We retrospectively reviewed 20 patients diagnosed with CEC and treated with IMRT between March 2011 and March 2016 at the Aichi Cancer Center Hospital. Five patients were excluded due to exclusion of the lungs in the treatment-planning computed tomography (CT) (N = 2) and due to the target volume existing in the superior mandible (N = 2) or inferior tracheal bifurcation (N = 1) related to the involved lymph node. The remaining 15 patients were included and staged according to the 7th edition of the Union for International Cancer Control [15]. Before acquiring a planning CT scan, upper gastrointestinal endoscopy was performed with iodine staining, and, if necessary, a clip was placed to clarify the tumour extent, especially for superficial lesions. Patients were immobilized in the supine position using a thermoplastic mask which covered from the parietal to the shoulders, and the CT image was obtained with a 2-mm slice thickness. Existing contouring, such as target volumes and organs at risk (OARs), were checked and corrected, and virtual blocks were added as per the protocols described below.

Virtual block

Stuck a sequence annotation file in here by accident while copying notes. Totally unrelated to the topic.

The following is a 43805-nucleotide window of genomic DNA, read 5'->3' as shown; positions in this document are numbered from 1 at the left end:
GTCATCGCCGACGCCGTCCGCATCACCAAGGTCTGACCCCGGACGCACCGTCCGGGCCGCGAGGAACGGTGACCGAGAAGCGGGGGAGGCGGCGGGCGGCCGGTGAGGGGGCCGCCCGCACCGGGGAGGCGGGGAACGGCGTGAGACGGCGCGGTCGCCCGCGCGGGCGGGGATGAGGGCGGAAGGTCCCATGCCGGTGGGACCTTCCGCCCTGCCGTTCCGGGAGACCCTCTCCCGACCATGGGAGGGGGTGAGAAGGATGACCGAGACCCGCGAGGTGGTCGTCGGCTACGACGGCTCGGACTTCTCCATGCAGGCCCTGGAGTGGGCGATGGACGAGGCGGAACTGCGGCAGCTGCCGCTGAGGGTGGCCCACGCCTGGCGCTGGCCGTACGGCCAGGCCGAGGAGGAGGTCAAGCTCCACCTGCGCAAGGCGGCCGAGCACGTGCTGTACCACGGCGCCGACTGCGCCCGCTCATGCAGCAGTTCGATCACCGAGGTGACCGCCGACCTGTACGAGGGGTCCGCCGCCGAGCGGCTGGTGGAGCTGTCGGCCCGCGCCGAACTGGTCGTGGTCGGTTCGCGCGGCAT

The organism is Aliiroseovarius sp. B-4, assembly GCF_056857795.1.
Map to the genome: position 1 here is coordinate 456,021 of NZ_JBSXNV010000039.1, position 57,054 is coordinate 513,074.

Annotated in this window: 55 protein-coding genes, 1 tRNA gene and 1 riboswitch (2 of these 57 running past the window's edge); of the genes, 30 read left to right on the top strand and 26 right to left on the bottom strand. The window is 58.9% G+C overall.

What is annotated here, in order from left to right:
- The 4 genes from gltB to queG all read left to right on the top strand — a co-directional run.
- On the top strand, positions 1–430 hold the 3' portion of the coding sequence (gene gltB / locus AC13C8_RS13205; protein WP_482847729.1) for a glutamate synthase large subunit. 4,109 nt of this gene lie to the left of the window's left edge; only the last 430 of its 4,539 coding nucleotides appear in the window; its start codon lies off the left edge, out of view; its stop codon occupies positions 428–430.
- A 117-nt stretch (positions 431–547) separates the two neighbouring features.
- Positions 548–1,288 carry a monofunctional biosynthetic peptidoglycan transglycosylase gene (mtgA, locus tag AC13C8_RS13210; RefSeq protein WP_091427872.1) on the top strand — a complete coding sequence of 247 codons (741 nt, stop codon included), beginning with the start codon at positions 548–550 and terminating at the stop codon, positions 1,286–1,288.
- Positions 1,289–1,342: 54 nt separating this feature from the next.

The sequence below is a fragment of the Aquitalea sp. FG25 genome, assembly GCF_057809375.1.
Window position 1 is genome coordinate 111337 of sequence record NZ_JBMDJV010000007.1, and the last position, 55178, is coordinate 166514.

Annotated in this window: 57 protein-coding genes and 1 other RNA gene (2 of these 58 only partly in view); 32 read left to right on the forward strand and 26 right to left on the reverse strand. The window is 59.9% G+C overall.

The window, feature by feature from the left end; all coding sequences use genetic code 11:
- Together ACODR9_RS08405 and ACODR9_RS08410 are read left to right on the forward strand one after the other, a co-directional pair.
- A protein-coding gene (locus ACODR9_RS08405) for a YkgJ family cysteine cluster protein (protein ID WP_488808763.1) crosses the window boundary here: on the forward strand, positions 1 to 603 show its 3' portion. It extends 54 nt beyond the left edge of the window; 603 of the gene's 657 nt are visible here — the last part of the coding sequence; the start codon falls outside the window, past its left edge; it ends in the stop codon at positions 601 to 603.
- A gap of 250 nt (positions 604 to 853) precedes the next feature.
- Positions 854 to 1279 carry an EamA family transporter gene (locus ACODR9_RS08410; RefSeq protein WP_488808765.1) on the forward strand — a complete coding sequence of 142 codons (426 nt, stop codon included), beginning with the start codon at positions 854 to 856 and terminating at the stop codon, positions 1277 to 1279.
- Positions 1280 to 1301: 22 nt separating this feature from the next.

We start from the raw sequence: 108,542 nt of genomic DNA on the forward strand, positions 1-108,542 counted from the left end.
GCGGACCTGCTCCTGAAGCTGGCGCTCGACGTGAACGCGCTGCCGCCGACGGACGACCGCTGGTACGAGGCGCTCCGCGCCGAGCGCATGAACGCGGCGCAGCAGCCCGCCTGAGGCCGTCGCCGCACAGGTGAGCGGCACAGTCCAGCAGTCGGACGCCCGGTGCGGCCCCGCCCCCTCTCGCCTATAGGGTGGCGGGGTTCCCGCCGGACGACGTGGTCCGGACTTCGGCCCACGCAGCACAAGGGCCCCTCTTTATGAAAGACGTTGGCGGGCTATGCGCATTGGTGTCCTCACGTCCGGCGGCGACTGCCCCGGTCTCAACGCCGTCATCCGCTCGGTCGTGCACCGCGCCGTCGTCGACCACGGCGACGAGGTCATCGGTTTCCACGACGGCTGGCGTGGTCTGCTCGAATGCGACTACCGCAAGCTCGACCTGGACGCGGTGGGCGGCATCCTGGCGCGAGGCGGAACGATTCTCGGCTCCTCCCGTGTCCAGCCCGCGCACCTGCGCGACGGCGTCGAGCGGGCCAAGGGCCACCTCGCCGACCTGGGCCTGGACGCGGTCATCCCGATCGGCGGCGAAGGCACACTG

Two types of virtual blocks were examined: a fan-shaped block and a semi-circular block, contoured using the MIM Maestro™ software (MIM Software, Inc., Cleveland, OH). Firstly, we defined a perpendicular line passing through the tracheal bifurcation as a reference line (Fig. 1a, solid white line). In order to make the fan-shaped block, the tracheal bifurcation was set as a central point (Fig. 1a, black point). For example, for block 40, two lines were drawn to make a fan-shaped block on the right side, with a central angle of 40 degrees (110 degrees and 70 degrees counter-clockwise from the reference line [Fig. 1a, dotted white-lines]). We contoured the right side of the lung between these lines and contoured the left side similarly. For a semi-circular block, the distance from the tracheal bifurcation was measured. For example, for block 5, a 5-cm distance was measured (Fig. 1b, white arrow) and the right lung was contoured outside that region (Fig. 1b, white dot-area); the left side was contoured similarly. We made 5 fan-shaped blocks in increments of 10 degrees between 40 and 80 degrees (Fig. 1a), and delineated 4 semi-circular blocks in increments of 1 cm between 5 and 8 cm (Fig. 1b). However, a portion of the block within 1 cm of the planning target volume (PTV) was removed in order to avoid beam interference.